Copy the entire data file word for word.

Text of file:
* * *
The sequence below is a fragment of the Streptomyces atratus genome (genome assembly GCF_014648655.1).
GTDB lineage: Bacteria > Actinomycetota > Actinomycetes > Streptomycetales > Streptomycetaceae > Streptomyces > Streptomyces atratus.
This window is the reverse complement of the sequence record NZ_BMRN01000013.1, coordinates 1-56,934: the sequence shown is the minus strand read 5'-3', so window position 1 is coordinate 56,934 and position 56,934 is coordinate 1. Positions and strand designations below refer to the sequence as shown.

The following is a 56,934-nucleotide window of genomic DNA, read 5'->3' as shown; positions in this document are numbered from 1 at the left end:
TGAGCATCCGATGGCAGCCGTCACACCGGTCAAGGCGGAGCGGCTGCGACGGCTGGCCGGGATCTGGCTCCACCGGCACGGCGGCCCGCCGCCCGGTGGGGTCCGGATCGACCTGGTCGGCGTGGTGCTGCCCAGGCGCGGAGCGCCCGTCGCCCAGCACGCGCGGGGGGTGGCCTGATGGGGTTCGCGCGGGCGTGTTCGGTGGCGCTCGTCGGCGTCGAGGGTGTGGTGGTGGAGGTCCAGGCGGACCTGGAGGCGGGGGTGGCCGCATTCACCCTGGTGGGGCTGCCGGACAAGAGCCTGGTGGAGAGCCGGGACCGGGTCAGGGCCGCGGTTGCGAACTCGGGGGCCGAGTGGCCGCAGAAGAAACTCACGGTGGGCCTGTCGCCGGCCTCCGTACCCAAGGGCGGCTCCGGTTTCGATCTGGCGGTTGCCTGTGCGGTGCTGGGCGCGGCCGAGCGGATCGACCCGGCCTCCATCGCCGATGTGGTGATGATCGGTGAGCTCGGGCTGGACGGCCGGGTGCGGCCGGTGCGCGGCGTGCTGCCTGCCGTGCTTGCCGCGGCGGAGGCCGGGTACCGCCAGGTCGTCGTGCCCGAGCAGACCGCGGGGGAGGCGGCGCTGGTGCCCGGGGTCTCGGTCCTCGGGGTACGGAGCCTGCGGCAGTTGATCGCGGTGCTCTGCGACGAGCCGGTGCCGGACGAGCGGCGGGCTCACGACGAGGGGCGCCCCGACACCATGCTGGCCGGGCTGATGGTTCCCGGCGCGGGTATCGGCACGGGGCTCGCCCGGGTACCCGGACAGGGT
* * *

The sequence below is a fragment of the Streptomyces atratus genome (genome assembly GCF_014648655.1).
GTDB lineage: Bacteria > Actinomycetota > Actinomycetes > Streptomycetales > Streptomycetaceae > Streptomyces > Streptomyces atratus.
This window is the reverse complement of the sequence record NZ_BMRN01000013.1, coordinates 1-56,934: the sequence shown is the minus strand read 5'-3', so window position 1 is coordinate 56,934 and position 56,934 is coordinate 1. Positions and strand designations below refer to the sequence as shown.

The following is a 56,934-nucleotide window of genomic DNA, read 5'->3' as shown; positions in this document are numbered from 1 at the left end:
TGAGCATCCGATGGCAGCCGTCACACCGGTCAAGGCGGAGCGGCTGCGACGGCTGGCCGGGATCTGGCTCCACCGGCACGGCGGCCCGCCGCCCGGTGGGGTCCGGATCGACCTGGTCGGCGTGGTGCTGCCCAGGCGCGGAGCGCCCGTCGCCCAGCACGCGCGGGGGGTGGCCTGATGGGGTTCGCGCGGGCGTGTTCGGTGGCGCTCGTCGGCGTCGAGGGTGTGGTGGTGGAGGTCCAGGCGGACCTGGAGGCGGGGGTGGCCGCATTCACCCTGGTGGGGCTGCCGGACAAGAGCCTGGTGGAGAGCCGGGACCGGGTCAGGGCCGCGGTTGCGAACTCGGGGGCCGAGTGGCCGCAGAAGAAACTCACGGTGGGCCTGTCGCCGGCCTCCGTACCCAAGGGCGGCTCCGGTTTCGATCTGGCGGTTGCCTGTGCGGTGCTGGGCGCGGCCGAGCGGATCGACCCGGCCTCCATCGCCGATGTGGTGATGATCGGTGAGCTCGGGCTGGACGGCCGGGTGCGGCCGGTGCGCGGCGTGCTGCCTGCCGTGCTTGCCGCGGCGGAGGCCGGGTACCGCCAGGTCGTCGTGCCCGAGCAGACCGCGGGGGAGGCGGCGCTGGTGCCCGGGGTCTCGGTCCTCGGGGTACGGAGCCTGCGGCAGTTGATCGCGGTGCTCTGCGACGAGCCGGTGCCGGACGAGCGGCGGGCTCACGACGAGGGGCGCCCCGACACCATGCTGGCCGGGCTGATGGTTCCCGGCGCGGGTATCGGCACGGGGCTCGCCCGGGTACCCGGACAGGGT